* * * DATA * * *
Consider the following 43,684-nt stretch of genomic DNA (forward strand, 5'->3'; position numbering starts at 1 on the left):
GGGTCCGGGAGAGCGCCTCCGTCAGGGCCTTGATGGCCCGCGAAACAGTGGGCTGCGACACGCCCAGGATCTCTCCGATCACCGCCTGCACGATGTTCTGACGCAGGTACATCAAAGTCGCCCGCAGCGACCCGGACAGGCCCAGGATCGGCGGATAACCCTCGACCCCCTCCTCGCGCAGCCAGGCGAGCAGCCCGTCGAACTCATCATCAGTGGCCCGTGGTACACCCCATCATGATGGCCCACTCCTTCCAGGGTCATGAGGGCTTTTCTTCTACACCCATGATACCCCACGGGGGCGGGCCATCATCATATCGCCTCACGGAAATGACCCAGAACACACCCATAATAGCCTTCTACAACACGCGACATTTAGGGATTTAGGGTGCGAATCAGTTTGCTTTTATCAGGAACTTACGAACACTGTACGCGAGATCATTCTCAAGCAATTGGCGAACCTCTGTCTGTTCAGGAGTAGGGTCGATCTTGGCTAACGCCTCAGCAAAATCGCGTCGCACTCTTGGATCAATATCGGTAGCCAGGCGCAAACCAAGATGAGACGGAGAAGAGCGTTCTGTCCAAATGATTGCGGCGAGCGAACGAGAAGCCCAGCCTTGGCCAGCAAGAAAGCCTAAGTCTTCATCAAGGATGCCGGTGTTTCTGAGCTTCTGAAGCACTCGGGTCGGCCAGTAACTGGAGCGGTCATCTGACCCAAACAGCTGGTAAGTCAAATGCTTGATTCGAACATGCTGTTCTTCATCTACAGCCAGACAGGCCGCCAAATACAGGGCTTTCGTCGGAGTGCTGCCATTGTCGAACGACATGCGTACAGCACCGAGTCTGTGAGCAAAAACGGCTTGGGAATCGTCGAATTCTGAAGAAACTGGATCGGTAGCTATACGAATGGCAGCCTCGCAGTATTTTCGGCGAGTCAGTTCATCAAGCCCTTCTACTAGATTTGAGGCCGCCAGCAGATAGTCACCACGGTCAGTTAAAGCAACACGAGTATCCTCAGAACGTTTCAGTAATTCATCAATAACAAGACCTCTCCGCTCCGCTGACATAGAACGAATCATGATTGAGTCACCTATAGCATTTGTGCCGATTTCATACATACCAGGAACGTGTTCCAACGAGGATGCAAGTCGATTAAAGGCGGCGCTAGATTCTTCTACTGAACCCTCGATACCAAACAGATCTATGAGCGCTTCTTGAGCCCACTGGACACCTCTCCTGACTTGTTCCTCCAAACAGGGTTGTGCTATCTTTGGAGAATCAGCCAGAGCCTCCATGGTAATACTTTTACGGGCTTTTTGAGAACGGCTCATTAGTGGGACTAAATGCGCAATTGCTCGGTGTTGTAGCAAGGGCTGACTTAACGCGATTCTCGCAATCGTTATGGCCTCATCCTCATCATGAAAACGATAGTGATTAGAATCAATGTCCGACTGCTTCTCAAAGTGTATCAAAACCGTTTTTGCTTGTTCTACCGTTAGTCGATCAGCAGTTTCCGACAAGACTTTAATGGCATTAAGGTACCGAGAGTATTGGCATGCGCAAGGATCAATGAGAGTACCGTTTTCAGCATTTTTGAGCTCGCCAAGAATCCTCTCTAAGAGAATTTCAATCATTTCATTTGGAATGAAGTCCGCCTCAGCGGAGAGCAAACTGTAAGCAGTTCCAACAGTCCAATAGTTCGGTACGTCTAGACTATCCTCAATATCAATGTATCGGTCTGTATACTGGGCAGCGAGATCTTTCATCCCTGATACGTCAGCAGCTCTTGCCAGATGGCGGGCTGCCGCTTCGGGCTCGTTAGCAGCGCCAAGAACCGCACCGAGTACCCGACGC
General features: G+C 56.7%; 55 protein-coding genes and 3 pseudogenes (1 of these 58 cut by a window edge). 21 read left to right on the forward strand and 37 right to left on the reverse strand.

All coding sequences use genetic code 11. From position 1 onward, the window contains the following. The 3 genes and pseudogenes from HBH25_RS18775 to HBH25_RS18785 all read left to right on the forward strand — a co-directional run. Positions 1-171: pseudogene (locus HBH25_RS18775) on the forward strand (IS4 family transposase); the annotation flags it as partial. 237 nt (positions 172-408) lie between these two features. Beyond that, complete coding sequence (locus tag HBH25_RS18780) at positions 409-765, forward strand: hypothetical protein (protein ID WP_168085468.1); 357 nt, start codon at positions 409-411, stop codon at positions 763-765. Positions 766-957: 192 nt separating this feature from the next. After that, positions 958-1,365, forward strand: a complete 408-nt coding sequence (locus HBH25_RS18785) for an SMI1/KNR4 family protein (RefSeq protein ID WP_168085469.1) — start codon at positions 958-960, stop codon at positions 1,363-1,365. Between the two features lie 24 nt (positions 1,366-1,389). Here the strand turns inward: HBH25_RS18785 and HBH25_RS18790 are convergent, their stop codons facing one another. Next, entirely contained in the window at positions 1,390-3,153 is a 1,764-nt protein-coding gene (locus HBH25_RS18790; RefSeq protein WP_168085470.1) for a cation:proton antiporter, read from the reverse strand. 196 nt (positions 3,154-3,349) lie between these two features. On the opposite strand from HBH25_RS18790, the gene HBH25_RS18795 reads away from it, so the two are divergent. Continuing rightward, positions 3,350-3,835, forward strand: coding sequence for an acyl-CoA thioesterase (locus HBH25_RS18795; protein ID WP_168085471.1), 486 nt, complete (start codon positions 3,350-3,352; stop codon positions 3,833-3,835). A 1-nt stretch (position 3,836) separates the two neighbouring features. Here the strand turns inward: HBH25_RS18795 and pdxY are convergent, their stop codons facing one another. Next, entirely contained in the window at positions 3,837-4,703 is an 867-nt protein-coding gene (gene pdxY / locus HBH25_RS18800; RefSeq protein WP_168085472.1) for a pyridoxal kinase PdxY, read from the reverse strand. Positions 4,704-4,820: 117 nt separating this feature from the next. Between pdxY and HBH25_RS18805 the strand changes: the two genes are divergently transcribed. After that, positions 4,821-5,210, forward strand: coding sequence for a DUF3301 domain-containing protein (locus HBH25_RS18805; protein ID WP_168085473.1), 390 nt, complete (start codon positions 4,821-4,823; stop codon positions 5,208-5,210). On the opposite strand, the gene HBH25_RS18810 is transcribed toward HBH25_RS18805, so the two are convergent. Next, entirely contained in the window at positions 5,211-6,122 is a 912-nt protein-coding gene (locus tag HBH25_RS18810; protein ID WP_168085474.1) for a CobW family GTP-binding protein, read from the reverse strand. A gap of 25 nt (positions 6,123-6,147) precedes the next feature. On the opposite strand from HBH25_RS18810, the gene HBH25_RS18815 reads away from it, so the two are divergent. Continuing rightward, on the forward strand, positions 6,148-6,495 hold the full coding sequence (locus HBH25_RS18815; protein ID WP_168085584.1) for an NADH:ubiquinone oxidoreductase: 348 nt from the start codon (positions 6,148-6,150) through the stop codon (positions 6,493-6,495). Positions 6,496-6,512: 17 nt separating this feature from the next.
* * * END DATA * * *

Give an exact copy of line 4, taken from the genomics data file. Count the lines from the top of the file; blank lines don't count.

All coding sequences use genetic code 11. From position 1 onward, the window contains the following. The 3 genes and pseudogenes from HBH25_RS18775 to HBH25_RS18785 all read left to right on the forward strand — a co-directional run. Positions 1-171: pseudogene (locus HBH25_RS18775) on the forward strand (IS4 family transposase); the annotation flags it as partial. 237 nt (positions 172-408) lie between these two features. Beyond that, complete coding sequence (locus tag HBH25_RS18780) at positions 409-765, forward strand: hypothetical protein (protein ID WP_168085468.1); 357 nt, start codon at positions 409-411, stop codon at positions 763-765. Positions 766-957: 192 nt separating this feature from the next. After that, positions 958-1,365, forward strand: a complete 408-nt coding sequence (locus HBH25_RS18785) for an SMI1/KNR4 family protein (RefSeq protein ID WP_168085469.1) — start codon at positions 958-960, stop codon at positions 1,363-1,365. Between the two features lie 24 nt (positions 1,366-1,389). Here the strand turns inward: HBH25_RS18785 and HBH25_RS18790 are convergent, their stop codons facing one another. Next, entirely contained in the window at positions 1,390-3,153 is a 1,764-nt protein-coding gene (locus HBH25_RS18790; RefSeq protein WP_168085470.1) for a cation:proton antiporter, read from the reverse strand. 196 nt (positions 3,154-3,349) lie between these two features. On the opposite strand from HBH25_RS18790, the gene HBH25_RS18795 reads away from it, so the two are divergent. Continuing rightward, positions 3,350-3,835, forward strand: coding sequence for an acyl-CoA thioesterase (locus HBH25_RS18795; protein ID WP_168085471.1), 486 nt, complete (start codon positions 3,350-3,352; stop codon positions 3,833-3,835). A 1-nt stretch (position 3,836) separates the two neighbouring features. Here the strand turns inward: HBH25_RS18795 and pdxY are convergent, their stop codons facing one another. Next, entirely contained in the window at positions 3,837-4,703 is an 867-nt protein-coding gene (gene pdxY / locus HBH25_RS18800; RefSeq protein WP_168085472.1) for a pyridoxal kinase PdxY, read from the reverse strand. Positions 4,704-4,820: 117 nt separating this feature from the next. Between pdxY and HBH25_RS18805 the strand changes: the two genes are divergently transcribed. After that, positions 4,821-5,210, forward strand: coding sequence for a DUF3301 domain-containing protein (locus HBH25_RS18805; protein ID WP_168085473.1), 390 nt, complete (start codon positions 4,821-4,823; stop codon positions 5,208-5,210). On the opposite strand, the gene HBH25_RS18810 is transcribed toward HBH25_RS18805, so the two are convergent. Next, entirely contained in the window at positions 5,211-6,122 is a 912-nt protein-coding gene (locus tag HBH25_RS18810; protein ID WP_168085474.1) for a CobW family GTP-binding protein, read from the reverse strand. A gap of 25 nt (positions 6,123-6,147) precedes the next feature. On the opposite strand from HBH25_RS18810, the gene HBH25_RS18815 reads away from it, so the two are divergent. Continuing rightward, on the forward strand, positions 6,148-6,495 hold the full coding sequence (locus HBH25_RS18815; protein ID WP_168085584.1) for an NADH:ubiquinone oxidoreductase: 348 nt from the start codon (positions 6,148-6,150) through the stop codon (positions 6,493-6,495). Positions 6,496-6,512: 17 nt separating this feature from the next.